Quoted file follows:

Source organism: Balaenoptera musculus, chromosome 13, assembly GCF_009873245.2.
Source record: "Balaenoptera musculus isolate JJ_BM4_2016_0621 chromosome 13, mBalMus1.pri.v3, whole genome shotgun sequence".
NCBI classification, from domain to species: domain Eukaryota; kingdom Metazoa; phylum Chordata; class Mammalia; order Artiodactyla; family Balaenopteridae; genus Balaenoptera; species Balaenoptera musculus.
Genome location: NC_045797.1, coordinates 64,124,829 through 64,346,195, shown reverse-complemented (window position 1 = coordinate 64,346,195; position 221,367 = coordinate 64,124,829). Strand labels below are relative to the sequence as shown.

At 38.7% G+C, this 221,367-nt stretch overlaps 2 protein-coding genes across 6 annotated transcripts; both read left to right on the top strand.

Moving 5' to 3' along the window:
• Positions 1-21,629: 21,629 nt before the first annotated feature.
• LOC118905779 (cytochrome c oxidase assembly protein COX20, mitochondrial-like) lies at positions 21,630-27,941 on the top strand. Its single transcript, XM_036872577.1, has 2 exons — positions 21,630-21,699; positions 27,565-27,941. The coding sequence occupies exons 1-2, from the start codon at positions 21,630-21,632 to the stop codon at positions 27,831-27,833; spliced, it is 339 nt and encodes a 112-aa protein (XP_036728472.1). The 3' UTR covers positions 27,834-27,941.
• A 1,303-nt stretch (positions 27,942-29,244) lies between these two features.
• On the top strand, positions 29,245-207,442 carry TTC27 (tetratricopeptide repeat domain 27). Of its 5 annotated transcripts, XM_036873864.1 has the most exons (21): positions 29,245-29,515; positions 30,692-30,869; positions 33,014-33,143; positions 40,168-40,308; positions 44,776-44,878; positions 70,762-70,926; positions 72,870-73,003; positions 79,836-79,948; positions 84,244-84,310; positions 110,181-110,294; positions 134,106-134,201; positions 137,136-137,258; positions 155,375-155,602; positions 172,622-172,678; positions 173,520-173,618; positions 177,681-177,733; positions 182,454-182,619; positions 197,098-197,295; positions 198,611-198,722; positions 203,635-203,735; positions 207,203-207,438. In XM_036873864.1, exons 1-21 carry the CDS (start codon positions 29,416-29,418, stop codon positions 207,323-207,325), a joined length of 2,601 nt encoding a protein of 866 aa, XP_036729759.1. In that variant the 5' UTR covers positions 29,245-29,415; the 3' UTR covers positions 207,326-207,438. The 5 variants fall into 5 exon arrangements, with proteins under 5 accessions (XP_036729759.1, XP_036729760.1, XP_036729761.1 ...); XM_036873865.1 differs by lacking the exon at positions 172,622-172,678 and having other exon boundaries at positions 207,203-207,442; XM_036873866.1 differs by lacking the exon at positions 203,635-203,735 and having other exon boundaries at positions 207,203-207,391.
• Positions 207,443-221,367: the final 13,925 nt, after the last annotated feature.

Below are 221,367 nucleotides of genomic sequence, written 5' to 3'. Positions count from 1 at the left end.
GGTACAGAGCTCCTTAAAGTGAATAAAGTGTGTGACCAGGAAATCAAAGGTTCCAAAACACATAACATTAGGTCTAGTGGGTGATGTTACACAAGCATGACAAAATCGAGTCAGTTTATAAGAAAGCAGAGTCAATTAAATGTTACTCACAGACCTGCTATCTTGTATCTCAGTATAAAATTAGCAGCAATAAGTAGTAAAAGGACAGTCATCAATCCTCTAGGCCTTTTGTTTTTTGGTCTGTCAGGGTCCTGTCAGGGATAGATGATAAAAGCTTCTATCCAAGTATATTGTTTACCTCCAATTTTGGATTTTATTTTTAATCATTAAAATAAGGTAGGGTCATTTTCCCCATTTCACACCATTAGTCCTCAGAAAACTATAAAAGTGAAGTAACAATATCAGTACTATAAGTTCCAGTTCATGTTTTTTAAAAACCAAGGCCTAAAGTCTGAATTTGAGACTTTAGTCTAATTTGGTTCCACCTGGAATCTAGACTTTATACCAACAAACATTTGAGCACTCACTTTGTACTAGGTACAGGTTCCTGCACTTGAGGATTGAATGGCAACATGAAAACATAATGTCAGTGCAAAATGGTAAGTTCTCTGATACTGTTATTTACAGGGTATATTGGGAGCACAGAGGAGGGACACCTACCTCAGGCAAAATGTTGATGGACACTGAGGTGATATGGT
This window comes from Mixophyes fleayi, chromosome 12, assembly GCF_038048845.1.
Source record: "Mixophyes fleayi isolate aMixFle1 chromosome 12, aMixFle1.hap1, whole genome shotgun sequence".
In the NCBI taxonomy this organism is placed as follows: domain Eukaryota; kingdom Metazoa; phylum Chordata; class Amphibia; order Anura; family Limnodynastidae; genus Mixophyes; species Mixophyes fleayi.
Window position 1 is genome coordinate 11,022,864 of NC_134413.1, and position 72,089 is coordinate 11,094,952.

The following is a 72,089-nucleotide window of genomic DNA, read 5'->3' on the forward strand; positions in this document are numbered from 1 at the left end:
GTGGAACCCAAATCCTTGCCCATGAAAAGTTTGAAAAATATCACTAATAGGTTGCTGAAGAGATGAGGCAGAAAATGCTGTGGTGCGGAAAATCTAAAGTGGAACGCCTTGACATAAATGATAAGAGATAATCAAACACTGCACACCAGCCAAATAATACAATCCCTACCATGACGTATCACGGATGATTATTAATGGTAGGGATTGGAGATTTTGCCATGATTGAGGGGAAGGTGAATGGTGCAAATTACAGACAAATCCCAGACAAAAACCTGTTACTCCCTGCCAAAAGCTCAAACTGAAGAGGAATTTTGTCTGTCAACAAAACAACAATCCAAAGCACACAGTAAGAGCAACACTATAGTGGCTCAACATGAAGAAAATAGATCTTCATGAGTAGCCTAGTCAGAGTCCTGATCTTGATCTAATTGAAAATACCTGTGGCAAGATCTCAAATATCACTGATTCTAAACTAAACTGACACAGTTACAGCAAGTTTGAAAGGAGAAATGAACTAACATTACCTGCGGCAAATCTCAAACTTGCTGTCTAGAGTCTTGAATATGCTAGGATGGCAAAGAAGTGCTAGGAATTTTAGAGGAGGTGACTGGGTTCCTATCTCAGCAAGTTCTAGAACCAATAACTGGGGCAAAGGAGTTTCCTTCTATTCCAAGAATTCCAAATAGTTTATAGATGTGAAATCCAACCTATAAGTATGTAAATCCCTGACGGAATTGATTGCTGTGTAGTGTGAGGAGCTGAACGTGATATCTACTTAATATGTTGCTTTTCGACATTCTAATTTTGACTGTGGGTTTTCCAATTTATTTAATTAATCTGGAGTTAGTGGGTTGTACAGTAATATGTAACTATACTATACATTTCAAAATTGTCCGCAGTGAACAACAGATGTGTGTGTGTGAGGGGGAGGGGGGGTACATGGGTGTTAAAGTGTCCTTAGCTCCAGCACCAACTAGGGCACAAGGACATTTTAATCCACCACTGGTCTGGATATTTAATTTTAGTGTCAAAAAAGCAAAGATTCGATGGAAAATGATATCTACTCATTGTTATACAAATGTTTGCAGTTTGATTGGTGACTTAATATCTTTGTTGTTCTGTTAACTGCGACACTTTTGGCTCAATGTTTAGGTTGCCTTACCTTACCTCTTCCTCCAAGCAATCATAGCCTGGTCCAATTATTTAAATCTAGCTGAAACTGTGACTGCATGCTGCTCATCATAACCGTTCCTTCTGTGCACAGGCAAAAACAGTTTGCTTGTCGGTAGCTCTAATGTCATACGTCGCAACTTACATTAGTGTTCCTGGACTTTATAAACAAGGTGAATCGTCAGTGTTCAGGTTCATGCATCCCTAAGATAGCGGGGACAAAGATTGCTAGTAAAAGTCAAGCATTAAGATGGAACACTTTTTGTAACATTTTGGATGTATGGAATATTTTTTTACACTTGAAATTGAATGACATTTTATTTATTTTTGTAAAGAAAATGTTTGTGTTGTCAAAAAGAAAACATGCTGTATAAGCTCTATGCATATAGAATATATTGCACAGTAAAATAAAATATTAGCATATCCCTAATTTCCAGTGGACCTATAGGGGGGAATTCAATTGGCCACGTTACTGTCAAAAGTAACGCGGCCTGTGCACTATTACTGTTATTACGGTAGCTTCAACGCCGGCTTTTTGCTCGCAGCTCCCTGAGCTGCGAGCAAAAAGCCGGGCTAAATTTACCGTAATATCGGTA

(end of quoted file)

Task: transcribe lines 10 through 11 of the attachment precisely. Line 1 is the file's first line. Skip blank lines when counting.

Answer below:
• On the top strand, positions 29,245-207,442 carry TTC27 (tetratricopeptide repeat domain 27). Of its 5 annotated transcripts, XM_036873864.1 has the most exons (21): positions 29,245-29,515; positions 30,692-30,869; positions 33,014-33,143; positions 40,168-40,308; positions 44,776-44,878; positions 70,762-70,926; positions 72,870-73,003; positions 79,836-79,948; positions 84,244-84,310; positions 110,181-110,294; positions 134,106-134,201; positions 137,136-137,258; positions 155,375-155,602; positions 172,622-172,678; positions 173,520-173,618; positions 177,681-177,733; positions 182,454-182,619; positions 197,098-197,295; positions 198,611-198,722; positions 203,635-203,735; positions 207,203-207,438. In XM_036873864.1, exons 1-21 carry the CDS (start codon positions 29,416-29,418, stop codon positions 207,323-207,325), a joined length of 2,601 nt encoding a protein of 866 aa, XP_036729759.1. In that variant the 5' UTR covers positions 29,245-29,415; the 3' UTR covers positions 207,326-207,438. The 5 variants fall into 5 exon arrangements, with proteins under 5 accessions (XP_036729759.1, XP_036729760.1, XP_036729761.1 ...); XM_036873865.1 differs by lacking the exon at positions 172,622-172,678 and having other exon boundaries at positions 207,203-207,442; XM_036873866.1 differs by lacking the exon at positions 203,635-203,735 and having other exon boundaries at positions 207,203-207,391.
• Positions 207,443-221,367: the final 13,925 nt, after the last annotated feature.